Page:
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> The point is that Lua is Lua and all languages are different. I've
> encountered people who
> #define Begin {
> #define End }
> in C so they can program like Pascal. Then you end up with some hideous
> half way solution which other people find difficult to maintain. Don't
> try and turn one language into another, it's a mistake, you'll end with
> Perl.

I'm not asking to change this operator just because "it's not like my
favorite language". I'm asking because this *specific* operator is
*unusual*. Don't generalize the request, please.

Also, the point here is not just "Hey, Lua is like this, learn it.".
I'm embedding Lua in a few standard softwares which are used by a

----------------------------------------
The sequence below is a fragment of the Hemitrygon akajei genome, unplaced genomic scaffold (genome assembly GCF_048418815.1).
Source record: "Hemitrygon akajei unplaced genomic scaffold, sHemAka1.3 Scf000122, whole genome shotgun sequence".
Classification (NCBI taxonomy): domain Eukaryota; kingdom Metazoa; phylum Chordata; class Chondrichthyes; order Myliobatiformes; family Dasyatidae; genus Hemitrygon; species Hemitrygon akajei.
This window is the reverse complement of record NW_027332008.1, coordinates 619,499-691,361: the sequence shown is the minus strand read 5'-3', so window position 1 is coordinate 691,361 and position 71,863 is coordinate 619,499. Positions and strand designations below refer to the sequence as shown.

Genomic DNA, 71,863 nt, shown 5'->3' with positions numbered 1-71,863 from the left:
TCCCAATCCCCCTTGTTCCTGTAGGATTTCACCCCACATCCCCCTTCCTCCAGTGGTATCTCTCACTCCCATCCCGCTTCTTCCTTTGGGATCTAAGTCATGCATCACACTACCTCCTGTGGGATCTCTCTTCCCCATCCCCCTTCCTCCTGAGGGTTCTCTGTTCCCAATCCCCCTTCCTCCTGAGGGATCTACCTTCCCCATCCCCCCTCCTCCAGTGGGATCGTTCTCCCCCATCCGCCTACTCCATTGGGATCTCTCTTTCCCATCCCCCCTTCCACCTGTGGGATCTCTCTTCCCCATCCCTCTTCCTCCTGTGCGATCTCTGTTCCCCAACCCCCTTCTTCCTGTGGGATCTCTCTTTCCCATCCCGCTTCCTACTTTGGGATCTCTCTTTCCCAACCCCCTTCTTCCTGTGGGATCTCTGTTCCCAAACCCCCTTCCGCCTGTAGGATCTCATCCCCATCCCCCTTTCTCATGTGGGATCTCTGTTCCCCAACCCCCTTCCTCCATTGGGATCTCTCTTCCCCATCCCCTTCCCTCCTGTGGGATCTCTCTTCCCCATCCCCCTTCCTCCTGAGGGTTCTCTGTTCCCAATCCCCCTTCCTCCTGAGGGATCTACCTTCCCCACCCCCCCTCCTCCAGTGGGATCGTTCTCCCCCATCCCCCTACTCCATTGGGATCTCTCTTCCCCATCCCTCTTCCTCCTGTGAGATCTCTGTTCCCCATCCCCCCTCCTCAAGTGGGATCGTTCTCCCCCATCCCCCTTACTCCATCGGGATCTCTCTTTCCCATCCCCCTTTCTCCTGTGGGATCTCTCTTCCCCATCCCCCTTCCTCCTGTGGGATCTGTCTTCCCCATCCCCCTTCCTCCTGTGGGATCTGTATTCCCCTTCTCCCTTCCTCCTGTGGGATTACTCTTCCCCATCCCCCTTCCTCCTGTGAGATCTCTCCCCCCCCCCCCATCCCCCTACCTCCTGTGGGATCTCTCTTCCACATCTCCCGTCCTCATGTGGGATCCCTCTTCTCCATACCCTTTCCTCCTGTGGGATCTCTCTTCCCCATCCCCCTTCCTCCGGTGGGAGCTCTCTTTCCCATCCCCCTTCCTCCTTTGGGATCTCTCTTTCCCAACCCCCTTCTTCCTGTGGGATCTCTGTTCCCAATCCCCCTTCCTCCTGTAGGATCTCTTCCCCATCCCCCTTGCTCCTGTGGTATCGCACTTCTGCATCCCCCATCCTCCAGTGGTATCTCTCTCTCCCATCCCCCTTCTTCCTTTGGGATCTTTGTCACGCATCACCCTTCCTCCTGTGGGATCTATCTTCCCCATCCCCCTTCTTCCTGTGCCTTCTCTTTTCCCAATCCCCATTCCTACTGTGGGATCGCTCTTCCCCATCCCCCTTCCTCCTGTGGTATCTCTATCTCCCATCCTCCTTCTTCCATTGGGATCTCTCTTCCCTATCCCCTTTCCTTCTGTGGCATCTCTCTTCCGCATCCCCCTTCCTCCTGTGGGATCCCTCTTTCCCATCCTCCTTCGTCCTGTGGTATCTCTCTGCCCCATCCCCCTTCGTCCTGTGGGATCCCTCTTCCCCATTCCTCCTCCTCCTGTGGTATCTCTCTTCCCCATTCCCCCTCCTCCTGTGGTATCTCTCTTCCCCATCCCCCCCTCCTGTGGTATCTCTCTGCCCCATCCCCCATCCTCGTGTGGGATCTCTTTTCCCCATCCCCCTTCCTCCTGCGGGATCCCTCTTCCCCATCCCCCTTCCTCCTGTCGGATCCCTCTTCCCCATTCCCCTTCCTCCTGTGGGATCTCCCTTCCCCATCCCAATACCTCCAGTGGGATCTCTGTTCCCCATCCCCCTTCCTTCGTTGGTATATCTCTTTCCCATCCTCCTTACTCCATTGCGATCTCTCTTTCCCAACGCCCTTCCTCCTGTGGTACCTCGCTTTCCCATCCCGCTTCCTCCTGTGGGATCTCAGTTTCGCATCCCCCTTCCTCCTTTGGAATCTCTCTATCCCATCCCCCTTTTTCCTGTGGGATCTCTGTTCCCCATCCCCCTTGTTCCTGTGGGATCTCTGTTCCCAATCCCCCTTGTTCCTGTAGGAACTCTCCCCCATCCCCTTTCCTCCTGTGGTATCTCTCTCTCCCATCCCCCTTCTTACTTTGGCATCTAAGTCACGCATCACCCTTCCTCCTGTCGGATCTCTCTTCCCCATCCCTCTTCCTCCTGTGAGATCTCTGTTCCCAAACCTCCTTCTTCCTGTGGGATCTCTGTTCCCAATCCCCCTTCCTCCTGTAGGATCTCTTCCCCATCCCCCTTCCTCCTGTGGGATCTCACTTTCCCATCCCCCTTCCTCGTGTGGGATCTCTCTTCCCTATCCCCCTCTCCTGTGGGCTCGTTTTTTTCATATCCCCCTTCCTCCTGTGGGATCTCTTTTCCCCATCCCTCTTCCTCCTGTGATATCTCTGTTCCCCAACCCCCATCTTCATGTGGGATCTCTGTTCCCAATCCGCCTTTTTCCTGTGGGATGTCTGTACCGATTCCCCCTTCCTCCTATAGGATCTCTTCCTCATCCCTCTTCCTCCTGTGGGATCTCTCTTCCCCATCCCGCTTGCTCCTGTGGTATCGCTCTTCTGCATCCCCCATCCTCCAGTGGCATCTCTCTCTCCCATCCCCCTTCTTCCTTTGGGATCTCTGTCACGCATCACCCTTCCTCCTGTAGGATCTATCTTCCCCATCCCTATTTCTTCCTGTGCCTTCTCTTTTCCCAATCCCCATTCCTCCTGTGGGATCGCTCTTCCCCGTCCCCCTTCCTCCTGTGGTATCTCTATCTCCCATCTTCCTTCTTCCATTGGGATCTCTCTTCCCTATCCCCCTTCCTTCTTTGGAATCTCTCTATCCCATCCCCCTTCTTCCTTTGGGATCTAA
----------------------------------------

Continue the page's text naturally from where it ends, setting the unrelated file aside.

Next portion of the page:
lot of people. It'd be very nice if something as simple as the
'not equal' operator was the same they know in every other language
they have heard of.

> > Breaking compatibility with older scripts would be even sillier.
> But scripts were broken when we went to 5.0. Core functions were put in
> tables, upvalues were removed and we have metamethods instead of tags.
> How is this different? Avoiding all these optional elements is how you
> keep a language small and simple.

Ohh.. so the idea is "Let's break scripts in every version"? Perhaps
I'm using the wrong language then.

> I can see the merit of adding "#" for comments (well, the first line
> anyway) so you can write Lua shell scripts, but "--" seems fine to me.
> When do these optional syntax changes end? There was a request for

Requests will never end. It's up to the maintainers to understand
what should and shouldn't be done. Saying "let's not change the
'not equal' operator because people will want to change something
else" is unlogical to me.

Gustavo Niemeyer